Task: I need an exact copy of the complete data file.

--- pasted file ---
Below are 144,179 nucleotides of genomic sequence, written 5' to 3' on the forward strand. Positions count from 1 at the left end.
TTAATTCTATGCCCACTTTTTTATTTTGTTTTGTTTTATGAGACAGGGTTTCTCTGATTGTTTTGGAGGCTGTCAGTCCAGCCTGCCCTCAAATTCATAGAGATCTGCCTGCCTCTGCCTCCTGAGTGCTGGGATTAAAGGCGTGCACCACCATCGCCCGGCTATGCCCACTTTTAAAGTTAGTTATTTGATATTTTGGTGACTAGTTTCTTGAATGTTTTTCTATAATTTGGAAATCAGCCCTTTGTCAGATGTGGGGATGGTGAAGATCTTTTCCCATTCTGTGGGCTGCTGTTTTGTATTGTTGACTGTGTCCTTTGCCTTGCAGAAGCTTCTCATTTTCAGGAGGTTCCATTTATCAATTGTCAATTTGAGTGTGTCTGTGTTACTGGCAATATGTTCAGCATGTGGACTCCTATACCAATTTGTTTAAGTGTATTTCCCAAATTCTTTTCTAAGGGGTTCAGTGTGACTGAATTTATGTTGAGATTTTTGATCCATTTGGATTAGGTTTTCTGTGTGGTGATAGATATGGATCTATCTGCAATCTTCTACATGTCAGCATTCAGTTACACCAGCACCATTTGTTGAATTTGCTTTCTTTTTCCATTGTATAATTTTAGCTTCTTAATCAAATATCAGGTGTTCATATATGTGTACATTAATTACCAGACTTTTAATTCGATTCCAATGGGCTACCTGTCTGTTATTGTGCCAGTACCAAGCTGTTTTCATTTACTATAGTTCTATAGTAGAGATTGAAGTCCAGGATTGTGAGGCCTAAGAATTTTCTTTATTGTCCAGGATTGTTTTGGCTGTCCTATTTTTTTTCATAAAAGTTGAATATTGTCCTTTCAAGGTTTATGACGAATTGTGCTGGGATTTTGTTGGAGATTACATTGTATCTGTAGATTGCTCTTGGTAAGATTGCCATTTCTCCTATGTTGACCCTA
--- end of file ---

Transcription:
Below are 144,179 nucleotides of genomic sequence, written 5' to 3' on the forward strand. Positions count from 1 at the left end.
TTAATTCTATGCCCACTTTTTTATTTTGTTTTGTTTTATGAGACAGGGTTTCTCTGATTGTTTTGGAGGCTGTCAGTCCAGCCTGCCCTCAAATTCATAGAGATCTGCCTGCCTCTGCCTCCTGAGTGCTGGGATTAAAGGCGTGCACCACCATCGCCCGGCTATGCCCACTTTTAAAGTTAGTTATTTGATATTTTGGTGACTAGTTTCTTGAATGTTTTTCTATAATTTGGAAATCAGCCCTTTGTCAGATGTGGGGATGGTGAAGATCTTTTCCCATTCTGTGGGCTGCTGTTTTGTATTGTTGACTGTGTCCTTTGCCTTGCAGAAGCTTCTCATTTTCAGGAGGTTCCATTTATCAATTGTCAATTTGAGTGTGTCTGTGTTACTGGCAATATGTTCAGCATGTGGACTCCTATACCAATTTGTTTAAGTGTATTTCCCAAATTCTTTTCTAAGGGGTTCAGTGTGACTGAATTTATGTTGAGATTTTTGATCCATTTGGATTAGGTTTTCTGTGTGGTGATAGATATGGATCTATCTGCAATCTTCTACATGTCAGCATTCAGTTACACCAGCACCATTTGTTGAATTTGCTTTCTTTTTCCATTGTATAATTTTAGCTTCTTAATCAAATATCAGGTGTTCATATATGTGTACATTAATTACCAGACTTTTAATTCGATTCCAATGGGCTACCTGTCTGTTATTGTGCCAGTACCAAGCTGTTTTCATTTACTATAGTTCTATAGTAGAGATTGAAGTCCAGGATTGTGAGGCCTAAGAATTTTCTTTATTGTCCAGGATTGTTTTGGCTGTCCTATTTTTTTTCATAAAAGTTGAATATTGTCCTTTCAAGGTTTATGACGAATTGTGCTGGGATTTTGTTGGAGATTACATTGTATCTGTAGATTGCTCTTGGTAAGATTGCCATTTCTCCTATGTTGACCCTA